Thursday, September 10, 2009


I took my pulse earlier. It was seventy-two beats per minute.

I was surprised. I was surprised I found a pulse at all. I thought surely my heart must have stopped beating. How could it still be beating?

And more importantly, why? What is the point in going on when my baby isn’t mine anymore?

I have never felt so low in my life.

My Roo is gone. My Roo. I have never been apart from her for more than an hour or two since she was pulled from my belly. And now it's been more than four hours, and I am lost.

She isn't mine anymore. I signed a paper that says so, one that had a lot of horrible things on it including the word "sever," which has never been so ugly to me as it was tonight.

I held myself together remarkably well until I got into the car without my baby. I felt like I was going to throw up. I wish I had, I might have felt a little better.

I did not throw up. I wailed, I screamed, I cried. I made a lot of sounds like a wounded animal, inhuman sounds I have never made before. The clacking of the unfastened car seat buckles - the Roo-less car seat - undid me.

“Did I really just do that?” I asked a few times. No one answered. I had moments of calm interspersed with screaming fits. I used up about three dozen Kleenexes. I wailed that I wanted to die. I did want to die. I think I still do.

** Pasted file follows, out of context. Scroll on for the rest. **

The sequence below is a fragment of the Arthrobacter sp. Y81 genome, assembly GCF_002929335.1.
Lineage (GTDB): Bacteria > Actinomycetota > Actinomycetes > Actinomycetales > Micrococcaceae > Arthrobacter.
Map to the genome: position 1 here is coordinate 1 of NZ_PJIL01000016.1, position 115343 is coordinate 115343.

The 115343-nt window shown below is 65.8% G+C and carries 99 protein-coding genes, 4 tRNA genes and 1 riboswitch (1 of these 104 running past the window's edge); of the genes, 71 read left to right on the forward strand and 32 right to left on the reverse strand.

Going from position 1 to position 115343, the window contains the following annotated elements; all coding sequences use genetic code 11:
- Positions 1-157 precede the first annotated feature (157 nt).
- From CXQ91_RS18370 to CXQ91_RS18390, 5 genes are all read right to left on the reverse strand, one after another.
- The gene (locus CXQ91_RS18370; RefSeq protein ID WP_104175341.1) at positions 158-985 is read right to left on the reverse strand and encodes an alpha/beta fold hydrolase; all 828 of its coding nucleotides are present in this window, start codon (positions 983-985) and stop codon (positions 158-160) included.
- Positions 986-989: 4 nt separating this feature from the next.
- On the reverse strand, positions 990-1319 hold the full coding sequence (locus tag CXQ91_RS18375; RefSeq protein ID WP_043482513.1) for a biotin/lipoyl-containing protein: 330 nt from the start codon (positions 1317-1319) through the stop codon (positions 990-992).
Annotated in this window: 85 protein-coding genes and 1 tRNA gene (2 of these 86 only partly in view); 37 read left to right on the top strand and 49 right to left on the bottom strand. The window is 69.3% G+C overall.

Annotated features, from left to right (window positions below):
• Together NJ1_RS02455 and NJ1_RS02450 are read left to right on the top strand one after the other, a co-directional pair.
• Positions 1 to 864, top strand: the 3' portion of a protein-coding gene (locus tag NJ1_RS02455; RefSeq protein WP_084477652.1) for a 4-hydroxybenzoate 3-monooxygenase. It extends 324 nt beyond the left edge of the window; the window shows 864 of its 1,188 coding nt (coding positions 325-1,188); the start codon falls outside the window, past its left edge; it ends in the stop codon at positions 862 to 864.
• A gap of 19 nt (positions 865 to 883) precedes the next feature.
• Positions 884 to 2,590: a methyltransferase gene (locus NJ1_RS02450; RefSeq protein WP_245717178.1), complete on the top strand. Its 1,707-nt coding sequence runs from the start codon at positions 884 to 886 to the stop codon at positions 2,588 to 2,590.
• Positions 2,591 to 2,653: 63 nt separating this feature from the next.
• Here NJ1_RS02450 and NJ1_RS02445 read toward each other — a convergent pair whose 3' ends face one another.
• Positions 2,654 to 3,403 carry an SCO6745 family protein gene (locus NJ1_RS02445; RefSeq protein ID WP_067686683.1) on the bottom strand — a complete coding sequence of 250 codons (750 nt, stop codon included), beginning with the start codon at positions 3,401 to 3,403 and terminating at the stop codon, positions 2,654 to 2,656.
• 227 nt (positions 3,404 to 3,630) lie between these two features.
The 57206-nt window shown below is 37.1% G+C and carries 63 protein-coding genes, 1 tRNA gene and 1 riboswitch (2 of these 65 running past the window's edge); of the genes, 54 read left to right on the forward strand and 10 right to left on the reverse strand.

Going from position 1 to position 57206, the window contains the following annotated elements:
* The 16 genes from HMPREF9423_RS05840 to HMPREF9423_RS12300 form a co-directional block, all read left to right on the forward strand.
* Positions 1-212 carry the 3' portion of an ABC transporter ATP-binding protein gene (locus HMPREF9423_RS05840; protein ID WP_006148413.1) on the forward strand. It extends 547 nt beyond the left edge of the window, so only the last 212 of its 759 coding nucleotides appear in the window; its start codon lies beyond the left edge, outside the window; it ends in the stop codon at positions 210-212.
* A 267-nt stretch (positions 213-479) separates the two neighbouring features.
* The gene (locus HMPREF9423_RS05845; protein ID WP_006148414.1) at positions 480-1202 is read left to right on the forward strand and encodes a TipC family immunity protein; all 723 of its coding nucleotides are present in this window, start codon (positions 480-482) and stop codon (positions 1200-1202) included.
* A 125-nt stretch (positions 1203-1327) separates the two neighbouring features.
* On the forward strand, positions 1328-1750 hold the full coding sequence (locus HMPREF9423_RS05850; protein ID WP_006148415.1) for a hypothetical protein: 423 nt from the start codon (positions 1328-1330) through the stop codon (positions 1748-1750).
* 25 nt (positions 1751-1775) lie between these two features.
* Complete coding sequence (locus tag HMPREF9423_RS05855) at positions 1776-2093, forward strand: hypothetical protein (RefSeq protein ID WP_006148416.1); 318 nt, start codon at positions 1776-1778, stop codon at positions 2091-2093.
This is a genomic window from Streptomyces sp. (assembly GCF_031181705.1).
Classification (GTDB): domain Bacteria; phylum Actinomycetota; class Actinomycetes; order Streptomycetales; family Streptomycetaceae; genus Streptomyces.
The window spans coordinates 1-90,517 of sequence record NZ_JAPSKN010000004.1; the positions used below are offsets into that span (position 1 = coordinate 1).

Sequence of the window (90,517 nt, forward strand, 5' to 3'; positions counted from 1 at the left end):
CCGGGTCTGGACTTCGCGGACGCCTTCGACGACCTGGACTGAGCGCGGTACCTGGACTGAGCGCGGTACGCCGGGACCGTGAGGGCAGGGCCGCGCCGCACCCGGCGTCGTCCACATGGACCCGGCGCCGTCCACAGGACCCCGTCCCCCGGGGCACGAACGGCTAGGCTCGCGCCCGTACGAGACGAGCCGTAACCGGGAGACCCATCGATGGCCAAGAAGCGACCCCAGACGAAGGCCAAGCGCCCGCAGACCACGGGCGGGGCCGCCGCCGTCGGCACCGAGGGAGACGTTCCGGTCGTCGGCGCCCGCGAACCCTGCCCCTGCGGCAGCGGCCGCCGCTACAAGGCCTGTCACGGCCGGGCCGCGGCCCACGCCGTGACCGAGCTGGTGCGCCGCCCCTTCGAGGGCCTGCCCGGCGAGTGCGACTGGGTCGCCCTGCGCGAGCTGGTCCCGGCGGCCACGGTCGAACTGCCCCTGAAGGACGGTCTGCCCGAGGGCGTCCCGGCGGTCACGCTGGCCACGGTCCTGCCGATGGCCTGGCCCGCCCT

A beep sounded from my diaper bag – my diaperless bag. My BlackBerry’s battery had run out. How perfect. My battery ran out, too. I slumped in my seat, sobbing, clutching the burp cloth Roo had rested her head on as I’d held her earlier.

I couldn't bear to get out of the car when we got home. How was I supposed to go home to an empty house? How was I supposed to go in without my baby? I couldn't. I sat in the car for a few minutes, one hand in the empty car seat, staring at the space where Roo's head should have been. I could almost see her there.

My mother had to pull me out of the car, lead me inside. The house felt wrong. My arms felt empty, so empty they ached. I shuffled into the living room, curled up on the couch in the fetal position, and came undone. I raged, I screamed, I moaned, I wailed, I made more wounded-animal sounds, inhuman sounds. I wasn’t quite there. My eyes wouldn’t focus properly. My mother tried to console me. I scarcely wanted to be touched. I cried out for my baby, my precious daughter. I said over and over that I just wanted to die. My mother said it would be okay. I pummeled the arm of the couch with my fists, kicked out at the air.

“Nothing is ever going to be okay again!” I shouted. I lost my strength, curled up again.
Again, I said I wanted to die. My mother said she understood. I turned on her.

“Don’t you ever say that!” I screamed at her. “You will never understand! Don’t you dare say that!”

I sat up quickly, clutching a wad of used tissues.

I calmed a bit, apologized. I went into the other room. And I cried. Roo’s tiny laundry was stacked on the couch. I re-folded a few Onesies, made a neat little stack.

I clutched the blanket M gave me. I held it like a baby, stroking the imaginary back and fuzzy head.